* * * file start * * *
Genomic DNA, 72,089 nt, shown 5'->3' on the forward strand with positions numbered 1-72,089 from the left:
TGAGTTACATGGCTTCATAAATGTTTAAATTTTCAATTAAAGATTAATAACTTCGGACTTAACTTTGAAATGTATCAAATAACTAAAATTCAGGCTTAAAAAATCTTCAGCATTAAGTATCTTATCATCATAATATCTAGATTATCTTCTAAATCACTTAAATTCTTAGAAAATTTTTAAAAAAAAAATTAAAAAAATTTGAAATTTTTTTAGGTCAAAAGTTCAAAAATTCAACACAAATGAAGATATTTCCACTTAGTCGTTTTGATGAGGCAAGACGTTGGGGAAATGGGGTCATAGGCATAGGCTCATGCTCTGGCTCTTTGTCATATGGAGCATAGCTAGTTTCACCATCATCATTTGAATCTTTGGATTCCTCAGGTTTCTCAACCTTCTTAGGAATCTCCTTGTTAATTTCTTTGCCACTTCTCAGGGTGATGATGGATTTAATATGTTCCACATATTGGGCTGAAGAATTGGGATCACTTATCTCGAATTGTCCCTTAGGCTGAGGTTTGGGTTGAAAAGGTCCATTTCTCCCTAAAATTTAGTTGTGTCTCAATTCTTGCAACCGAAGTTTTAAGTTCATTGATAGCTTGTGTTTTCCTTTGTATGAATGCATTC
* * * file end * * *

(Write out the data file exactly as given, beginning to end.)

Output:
Genomic DNA, 72,089 nt, shown 5'->3' on the forward strand with positions numbered 1-72,089 from the left:
TGAGTTACATGGCTTCATAAATGTTTAAATTTTCAATTAAAGATTAATAACTTCGGACTTAACTTTGAAATGTATCAAATAACTAAAATTCAGGCTTAAAAAATCTTCAGCATTAAGTATCTTATCATCATAATATCTAGATTATCTTCTAAATCACTTAAATTCTTAGAAAATTTTTAAAAAAAAAATTAAAAAAATTTGAAATTTTTTTAGGTCAAAAGTTCAAAAATTCAACACAAATGAAGATATTTCCACTTAGTCGTTTTGATGAGGCAAGACGTTGGGGAAATGGGGTCATAGGCATAGGCTCATGCTCTGGCTCTTTGTCATATGGAGCATAGCTAGTTTCACCATCATCATTTGAATCTTTGGATTCCTCAGGTTTCTCAACCTTCTTAGGAATCTCCTTGTTAATTTCTTTGCCACTTCTCAGGGTGATGATGGATTTAATATGTTCCACATATTGGGCTGAAGAATTGGGATCACTTATCTCGAATTGTCCCTTAGGCTGAGGTTTGGGTTGAAAAGGTCCATTTCTCCCTAAAATTTAGTTGTGTCTCAATTCTTGCAACCGAAGTTTTAAGTTCATTGATAGCTTGTGTTTTCCTTTGTATGAATGCATTC